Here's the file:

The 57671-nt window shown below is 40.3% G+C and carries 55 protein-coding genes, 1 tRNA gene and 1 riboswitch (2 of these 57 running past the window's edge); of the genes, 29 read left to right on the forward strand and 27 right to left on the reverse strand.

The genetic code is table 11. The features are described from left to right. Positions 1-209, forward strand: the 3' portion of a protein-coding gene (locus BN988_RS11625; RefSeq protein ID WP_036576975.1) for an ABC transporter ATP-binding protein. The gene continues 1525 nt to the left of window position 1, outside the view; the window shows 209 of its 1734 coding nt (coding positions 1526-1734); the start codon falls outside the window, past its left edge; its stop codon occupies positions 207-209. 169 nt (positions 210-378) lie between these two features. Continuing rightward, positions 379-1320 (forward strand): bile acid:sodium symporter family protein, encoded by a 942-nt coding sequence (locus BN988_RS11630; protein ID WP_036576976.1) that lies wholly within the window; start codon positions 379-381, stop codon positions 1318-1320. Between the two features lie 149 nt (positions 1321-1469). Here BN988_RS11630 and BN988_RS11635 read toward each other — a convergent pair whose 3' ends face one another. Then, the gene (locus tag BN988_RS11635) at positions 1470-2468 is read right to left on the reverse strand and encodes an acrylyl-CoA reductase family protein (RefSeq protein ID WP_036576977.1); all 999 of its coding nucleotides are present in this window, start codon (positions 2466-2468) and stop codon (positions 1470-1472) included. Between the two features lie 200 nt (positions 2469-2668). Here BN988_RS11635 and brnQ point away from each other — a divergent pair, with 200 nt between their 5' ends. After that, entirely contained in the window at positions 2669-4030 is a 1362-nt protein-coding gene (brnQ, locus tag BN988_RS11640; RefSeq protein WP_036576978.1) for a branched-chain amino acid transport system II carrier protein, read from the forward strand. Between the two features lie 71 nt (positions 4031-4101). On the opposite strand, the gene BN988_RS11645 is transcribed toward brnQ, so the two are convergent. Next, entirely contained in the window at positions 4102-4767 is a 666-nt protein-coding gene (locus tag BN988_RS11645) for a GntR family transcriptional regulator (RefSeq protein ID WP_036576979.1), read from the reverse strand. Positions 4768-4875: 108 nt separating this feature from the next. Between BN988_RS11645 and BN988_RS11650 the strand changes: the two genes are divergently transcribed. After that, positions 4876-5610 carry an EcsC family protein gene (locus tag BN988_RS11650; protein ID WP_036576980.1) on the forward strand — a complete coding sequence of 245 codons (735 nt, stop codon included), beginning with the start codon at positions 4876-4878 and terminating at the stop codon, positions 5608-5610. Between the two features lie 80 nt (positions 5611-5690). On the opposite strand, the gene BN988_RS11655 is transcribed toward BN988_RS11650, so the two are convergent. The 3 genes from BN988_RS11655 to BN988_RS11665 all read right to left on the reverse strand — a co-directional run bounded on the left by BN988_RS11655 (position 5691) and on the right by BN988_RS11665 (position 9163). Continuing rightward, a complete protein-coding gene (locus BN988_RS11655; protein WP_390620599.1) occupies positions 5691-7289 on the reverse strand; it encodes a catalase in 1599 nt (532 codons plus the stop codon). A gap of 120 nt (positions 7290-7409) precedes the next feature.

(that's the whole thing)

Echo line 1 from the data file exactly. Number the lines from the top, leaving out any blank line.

The 57671-nt window shown below is 40.3% G+C and carries 55 protein-coding genes, 1 tRNA gene and 1 riboswitch (2 of these 57 running past the window's edge); of the genes, 29 read left to right on the forward strand and 27 right to left on the reverse strand.